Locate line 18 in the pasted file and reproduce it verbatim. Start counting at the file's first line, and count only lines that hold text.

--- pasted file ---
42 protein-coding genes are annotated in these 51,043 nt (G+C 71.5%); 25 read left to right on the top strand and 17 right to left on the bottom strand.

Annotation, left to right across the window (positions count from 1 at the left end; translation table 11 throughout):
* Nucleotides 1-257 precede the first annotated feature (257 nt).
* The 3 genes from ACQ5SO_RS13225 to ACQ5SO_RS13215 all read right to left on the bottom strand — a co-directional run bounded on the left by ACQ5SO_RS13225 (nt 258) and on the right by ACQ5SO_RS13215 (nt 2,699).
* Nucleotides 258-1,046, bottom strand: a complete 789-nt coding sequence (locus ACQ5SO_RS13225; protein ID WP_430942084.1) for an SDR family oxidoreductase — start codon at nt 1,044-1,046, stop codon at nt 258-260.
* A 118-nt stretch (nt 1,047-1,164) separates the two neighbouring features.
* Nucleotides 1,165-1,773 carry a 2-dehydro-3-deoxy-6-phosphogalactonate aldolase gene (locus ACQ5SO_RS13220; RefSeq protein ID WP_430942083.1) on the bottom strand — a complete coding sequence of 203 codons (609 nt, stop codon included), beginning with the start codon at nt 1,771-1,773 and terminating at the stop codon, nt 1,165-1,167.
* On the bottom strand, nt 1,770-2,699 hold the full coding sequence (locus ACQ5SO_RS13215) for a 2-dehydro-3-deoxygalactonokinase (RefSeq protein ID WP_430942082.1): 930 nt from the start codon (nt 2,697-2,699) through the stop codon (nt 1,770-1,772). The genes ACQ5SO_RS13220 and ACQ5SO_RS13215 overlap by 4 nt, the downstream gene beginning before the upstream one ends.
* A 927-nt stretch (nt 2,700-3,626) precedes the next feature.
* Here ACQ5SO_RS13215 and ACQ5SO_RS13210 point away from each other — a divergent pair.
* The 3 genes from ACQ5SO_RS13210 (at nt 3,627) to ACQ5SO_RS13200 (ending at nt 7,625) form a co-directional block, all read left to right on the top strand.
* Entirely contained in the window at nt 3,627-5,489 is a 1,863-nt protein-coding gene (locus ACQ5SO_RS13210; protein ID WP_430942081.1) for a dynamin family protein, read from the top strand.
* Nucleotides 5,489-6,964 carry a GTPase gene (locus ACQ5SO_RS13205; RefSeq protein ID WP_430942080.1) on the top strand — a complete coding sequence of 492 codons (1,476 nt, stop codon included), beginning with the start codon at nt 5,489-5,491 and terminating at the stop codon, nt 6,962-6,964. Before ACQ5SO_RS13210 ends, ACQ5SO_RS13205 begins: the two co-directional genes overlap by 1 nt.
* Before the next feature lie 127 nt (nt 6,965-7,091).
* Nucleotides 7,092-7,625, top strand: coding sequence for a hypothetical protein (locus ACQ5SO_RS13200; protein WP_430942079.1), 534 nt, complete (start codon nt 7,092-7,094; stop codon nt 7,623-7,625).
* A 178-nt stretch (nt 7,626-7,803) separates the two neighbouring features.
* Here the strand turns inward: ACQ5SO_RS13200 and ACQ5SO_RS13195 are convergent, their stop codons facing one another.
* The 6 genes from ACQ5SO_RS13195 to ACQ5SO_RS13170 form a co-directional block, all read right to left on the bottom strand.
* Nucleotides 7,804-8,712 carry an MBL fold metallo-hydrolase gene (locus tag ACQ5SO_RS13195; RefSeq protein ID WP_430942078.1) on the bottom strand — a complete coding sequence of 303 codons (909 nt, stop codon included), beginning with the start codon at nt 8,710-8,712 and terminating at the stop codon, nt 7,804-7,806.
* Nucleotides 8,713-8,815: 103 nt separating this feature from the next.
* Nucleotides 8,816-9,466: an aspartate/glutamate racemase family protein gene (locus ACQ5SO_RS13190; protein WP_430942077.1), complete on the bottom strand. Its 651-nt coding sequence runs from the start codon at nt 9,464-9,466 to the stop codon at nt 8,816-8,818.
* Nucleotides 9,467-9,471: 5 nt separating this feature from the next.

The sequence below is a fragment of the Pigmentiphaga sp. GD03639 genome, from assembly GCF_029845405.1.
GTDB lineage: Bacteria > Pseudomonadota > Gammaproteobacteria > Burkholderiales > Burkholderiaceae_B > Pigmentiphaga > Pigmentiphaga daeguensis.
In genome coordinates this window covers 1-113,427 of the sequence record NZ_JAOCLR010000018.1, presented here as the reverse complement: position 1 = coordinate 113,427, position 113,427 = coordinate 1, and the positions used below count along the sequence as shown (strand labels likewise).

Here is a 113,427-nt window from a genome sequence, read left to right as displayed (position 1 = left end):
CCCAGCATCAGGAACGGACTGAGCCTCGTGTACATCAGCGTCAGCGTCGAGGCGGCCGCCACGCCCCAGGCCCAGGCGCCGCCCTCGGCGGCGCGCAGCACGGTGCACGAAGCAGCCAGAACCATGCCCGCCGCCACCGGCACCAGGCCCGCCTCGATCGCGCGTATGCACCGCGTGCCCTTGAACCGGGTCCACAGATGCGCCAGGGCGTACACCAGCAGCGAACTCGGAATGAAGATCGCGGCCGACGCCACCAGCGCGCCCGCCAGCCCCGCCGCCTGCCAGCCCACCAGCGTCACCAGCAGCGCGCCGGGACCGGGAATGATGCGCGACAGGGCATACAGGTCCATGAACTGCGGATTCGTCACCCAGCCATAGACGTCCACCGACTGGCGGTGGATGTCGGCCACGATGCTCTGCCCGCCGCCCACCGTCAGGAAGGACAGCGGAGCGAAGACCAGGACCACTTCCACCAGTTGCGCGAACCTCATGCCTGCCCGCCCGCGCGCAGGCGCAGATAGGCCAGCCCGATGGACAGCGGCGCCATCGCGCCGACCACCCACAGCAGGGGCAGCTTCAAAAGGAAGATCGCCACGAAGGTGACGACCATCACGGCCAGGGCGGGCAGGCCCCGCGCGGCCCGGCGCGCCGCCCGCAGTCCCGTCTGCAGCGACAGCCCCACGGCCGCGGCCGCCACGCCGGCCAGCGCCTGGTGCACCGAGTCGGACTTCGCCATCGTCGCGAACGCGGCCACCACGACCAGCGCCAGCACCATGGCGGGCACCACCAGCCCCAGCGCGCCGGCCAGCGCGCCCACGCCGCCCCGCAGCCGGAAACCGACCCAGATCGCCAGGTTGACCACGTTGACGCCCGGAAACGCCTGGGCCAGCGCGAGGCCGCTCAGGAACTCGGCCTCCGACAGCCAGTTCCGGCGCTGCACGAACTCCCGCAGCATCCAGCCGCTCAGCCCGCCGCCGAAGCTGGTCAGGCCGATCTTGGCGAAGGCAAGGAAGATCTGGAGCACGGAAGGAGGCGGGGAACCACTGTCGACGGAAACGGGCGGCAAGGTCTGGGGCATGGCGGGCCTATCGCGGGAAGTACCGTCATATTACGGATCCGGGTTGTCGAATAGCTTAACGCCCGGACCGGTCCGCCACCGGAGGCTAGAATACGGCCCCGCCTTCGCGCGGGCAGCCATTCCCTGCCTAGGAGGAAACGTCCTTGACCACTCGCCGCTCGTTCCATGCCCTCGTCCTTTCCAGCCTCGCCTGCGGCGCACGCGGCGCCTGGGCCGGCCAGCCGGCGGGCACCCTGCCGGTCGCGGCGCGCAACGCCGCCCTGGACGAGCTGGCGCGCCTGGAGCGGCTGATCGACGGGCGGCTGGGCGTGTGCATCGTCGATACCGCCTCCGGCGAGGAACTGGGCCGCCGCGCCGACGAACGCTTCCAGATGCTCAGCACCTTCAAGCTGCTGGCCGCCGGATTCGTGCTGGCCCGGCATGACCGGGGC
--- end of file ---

* The 6 genes from ACQ5SO_RS13195 to ACQ5SO_RS13170 form a co-directional block, all read right to left on the bottom strand.